Grenoble Aug. 31th, 2017
13:30-14:30 Michel Raynal (IRISA and University of Rennes)
(Joint work with Damien Imbs, Achour Mostéfaoui, Matthieu Perrin)
This talk will introduce a new communication abstraction, called “Set-Constrained Delivery Broadcast” (SCD-broadcast), whose aim is to provide its users with an appropriate abstraction level when they have to implement “objects” or “distributed tasks” in an
asynchronous message-passing system prone to process crash failures. This abstraction allows each process to broadcast messages and deliver a sequence of sets of messages in such a way that, if a process delivers a set of messages including a message m and later delivers a set of messages including a message m’, no process delivers first a set of messages including m’ and later a set of message including m.
After having presented an algorithm implementing SCD-broadcast, the talk will investigate its programming power and its computability limits. On the “power” side it presents SCD-broadcast-based algorithms, which are both simple and efficient, building objects (such as snapshot and conflict-free replicated data), and distributed tasks. On the “computability limits” side it shows that SCD-broadcast and read/write registers are computationally equivalent.
Bio: Michel Raynal is a full professor in Computer Science at University of Rennes. His main research interests are (a) distributed algorithms, distributed computability, dependability, and (b) the fundamental principles that underlie the design and the construction of distributed computing systems. He received the 2015 Prize for Innovation in Distributed Computing. Michel Raynal is a senior member of the prestigious “Institut Universitaire de France” and a member of Academia Europaea.
14:30-14:45 : Coffee break
14:45-15:45 : Pierre Fraigniaud (CNRS and University Paris Diderot)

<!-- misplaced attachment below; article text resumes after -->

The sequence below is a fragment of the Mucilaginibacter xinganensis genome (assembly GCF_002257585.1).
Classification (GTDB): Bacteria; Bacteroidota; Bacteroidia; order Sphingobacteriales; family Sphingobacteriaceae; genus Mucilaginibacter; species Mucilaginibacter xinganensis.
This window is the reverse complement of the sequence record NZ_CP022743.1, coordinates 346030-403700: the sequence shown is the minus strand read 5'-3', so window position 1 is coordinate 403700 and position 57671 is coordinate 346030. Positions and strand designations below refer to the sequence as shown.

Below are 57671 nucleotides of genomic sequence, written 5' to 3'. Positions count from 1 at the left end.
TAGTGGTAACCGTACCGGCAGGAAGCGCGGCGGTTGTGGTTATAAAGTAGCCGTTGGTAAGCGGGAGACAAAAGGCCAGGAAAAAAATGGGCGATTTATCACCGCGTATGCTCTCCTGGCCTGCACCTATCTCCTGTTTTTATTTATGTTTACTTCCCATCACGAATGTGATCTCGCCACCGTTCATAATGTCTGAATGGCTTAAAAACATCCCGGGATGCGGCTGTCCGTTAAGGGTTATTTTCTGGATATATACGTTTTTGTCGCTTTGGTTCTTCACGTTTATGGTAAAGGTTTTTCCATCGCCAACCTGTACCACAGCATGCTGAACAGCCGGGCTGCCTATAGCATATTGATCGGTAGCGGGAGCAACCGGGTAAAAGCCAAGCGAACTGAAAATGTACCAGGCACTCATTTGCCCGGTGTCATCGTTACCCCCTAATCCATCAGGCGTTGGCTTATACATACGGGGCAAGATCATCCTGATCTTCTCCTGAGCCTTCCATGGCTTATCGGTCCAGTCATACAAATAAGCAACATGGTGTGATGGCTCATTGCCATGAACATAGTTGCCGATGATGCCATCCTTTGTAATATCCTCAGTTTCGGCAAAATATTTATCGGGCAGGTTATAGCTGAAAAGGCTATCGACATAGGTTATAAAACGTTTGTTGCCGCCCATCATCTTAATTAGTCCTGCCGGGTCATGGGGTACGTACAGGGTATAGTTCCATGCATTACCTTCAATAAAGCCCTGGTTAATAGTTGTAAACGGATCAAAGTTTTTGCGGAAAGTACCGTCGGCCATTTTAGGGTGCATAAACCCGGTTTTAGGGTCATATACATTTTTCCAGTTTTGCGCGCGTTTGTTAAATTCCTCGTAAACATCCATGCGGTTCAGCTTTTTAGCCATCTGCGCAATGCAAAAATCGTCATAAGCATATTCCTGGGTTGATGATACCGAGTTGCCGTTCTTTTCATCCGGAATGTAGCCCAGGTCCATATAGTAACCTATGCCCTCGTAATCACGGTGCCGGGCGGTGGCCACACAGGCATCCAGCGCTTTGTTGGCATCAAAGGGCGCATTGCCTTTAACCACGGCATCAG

This talk will present some of the most recent results about distributed property testing. The latter is a variant of property testing, adapted to distributed network computing, where the sequence of centralized queries to nodes of a network is replaced by a sequence of concurrent actions performed by these nodes. Distributed property testing is, by some aspects, stronger than (sequential) property testing, as all nodes can be probed in just one step. However, by other aspects, it is also weaker, including the lack of a central entity gathering the results of all probes. Moreover, the distributed computing model may impose restrictions to the capacity of the nodes to exchange information, like in, e.g., the classical CONGEST model. In this latter model, the talk will present upper and lower bound techniques for the problem of distributedly testing the presence of given subgraphs.
Bio: Pierre Fraigniaud is a senior researcher at the CNRS. He is currently the director of IRIF (Institut de Recherche en Informatique Fondamentale). His main research interest is parallel and distributed computing, and specifically the design and analysis of distributed algorithms and data structures for networks. In 2012, he received the Silver Medal from CNRS, and, in 2014, the Prize for Innovation in Distributed Computing.
15:45-16:00 Coffee break
16:00-17:00 Colette Johnen (Univ. Bordeaux, CNRS, LaBRI)
There is a proliferation of communication models for distributed computing, in shared memory paradigm. Since subtle changes in the communication model can result in significant changes to the solvability/unsolvability or to the complexity of various
problems, it becomes imperative to understand the relationships between the many models. The situation becomes even more complicated when additional requirements such as fault-tolerance are added to the mix. This motivates us to study under what circumstances a program designed for one model and delivering some set of additional
guarantees can be converted into an “equivalent” programs for a different model while delivering comparable guarantees.
Bio: Colette Johnen is full professor in Computer Science at University of Bordeaux (France) since 2008. Her research interests include theoretical models of distributed systems, distributed algorithms, and routing in communication networks.